Nearing their twentieth anniversary, NY prog force deliver a closing chapter of one gloomy trilogy.
Without pushing their presence too frontal, this group made a point of focusing on the wonder of tune and depth of performance rather than showcasing the conceptuality of it all. Whatever melodic and lyrical arcs there are between 2009’s “The Darkened Room” and “Crush Of Night” from 2012, this final instalment of the band’s magnum opus stands out in its own optimistic right. And though the anxious “Can’t Feel The Earth, Part IV” harks back to the triptych beginning, the lyricism of “Own The Mystery” sucks the listener into the gentle, nostalgic dance of piano and flute which smooth the pain of the “been a long time” refrain and don’t let go until the very end.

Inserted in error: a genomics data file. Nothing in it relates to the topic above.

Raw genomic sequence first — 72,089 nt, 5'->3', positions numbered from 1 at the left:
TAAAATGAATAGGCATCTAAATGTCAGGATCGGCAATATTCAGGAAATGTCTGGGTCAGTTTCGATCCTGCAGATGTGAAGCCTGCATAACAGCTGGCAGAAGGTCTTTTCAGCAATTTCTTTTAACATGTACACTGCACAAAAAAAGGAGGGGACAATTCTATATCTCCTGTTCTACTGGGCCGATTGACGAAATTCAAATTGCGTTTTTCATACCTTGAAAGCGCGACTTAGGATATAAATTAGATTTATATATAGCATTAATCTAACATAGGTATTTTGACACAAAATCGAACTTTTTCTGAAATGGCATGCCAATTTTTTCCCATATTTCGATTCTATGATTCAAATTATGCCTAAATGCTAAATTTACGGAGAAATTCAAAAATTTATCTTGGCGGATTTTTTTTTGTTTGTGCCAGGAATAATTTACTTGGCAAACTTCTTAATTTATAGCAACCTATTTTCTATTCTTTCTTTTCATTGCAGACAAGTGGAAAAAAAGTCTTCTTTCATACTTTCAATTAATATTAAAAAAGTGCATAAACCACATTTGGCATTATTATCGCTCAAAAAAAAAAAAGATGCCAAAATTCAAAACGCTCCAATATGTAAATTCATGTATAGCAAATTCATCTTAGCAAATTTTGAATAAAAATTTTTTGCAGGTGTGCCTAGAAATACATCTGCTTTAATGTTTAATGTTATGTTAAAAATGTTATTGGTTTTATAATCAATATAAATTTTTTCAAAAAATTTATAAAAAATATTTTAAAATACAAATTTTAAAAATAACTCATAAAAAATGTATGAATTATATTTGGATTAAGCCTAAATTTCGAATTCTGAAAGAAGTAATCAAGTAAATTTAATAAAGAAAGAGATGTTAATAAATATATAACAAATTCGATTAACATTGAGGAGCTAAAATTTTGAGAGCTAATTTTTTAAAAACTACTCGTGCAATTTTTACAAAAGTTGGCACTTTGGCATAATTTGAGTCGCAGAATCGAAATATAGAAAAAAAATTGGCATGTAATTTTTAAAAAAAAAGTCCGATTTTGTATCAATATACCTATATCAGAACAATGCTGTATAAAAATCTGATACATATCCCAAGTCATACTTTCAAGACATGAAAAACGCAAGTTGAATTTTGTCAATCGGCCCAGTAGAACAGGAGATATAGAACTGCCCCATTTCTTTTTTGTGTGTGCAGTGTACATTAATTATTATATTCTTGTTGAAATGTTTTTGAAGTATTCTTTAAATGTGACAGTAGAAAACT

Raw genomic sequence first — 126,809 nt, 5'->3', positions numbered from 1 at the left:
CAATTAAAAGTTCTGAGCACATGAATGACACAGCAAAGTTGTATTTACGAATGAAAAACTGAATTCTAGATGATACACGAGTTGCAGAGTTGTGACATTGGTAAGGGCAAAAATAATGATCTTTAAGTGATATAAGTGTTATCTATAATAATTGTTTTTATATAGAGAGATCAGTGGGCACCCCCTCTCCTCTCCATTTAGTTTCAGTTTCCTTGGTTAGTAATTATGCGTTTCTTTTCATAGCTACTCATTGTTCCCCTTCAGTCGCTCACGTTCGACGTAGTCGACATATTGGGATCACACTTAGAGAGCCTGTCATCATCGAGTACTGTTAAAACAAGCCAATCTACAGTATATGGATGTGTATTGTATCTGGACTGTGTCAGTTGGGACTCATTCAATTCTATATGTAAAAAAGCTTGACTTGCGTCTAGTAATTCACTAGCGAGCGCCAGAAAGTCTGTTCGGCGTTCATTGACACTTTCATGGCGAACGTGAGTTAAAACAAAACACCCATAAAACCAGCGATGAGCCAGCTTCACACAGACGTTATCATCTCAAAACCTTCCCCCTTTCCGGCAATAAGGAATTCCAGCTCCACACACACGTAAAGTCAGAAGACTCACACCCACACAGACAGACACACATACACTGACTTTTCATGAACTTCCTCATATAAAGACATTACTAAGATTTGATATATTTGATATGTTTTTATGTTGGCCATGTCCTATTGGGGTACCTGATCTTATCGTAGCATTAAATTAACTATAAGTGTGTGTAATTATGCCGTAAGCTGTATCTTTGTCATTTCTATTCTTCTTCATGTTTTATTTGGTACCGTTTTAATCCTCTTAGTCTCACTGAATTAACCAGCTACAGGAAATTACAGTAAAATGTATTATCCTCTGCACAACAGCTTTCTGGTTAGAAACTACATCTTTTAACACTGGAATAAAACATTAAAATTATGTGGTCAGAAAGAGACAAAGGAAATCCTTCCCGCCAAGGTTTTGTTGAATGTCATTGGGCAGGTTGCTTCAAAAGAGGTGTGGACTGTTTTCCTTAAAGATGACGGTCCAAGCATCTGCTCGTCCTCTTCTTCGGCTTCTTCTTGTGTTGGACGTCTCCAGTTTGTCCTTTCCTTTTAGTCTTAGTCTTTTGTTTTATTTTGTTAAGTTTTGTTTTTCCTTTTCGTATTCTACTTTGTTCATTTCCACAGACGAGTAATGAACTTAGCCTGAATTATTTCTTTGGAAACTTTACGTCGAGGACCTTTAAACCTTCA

With an ensemble approach to vocal sharing and folk feeding Paul Bremner’s guitar, while Tom Galgano’s keyboards add a cosmic vibe to it, the pieces’ underlying sadness grows into a whole emotional spectrum as they flow. So if the classical lull in “The Three Seers” lies on the ivories’ vortex, the jazzy start of “If It’s True,” that’s shot through with John Galgano’s bass, hides a bluegrass ghost in its heart, and the “Start Again” blues holds a lot of hope once the voices of Anmarie Byrnes and Laura Meade join in the adventure. The ride may get bumpy in “Keep Away” with its nervous funk ripping the prog surface and the familiar refrain, yet “Illuminata” basks in an acoustic glory before unfolding into an orchestral landscape.
As a result, the uplifting finale of “Like A Straight Line” goes to show the playful unevenness of this record which is all the better for its twists and turns that, ultimately, lead towards the light. That’s the beauty of the neverending moment and the end of the story.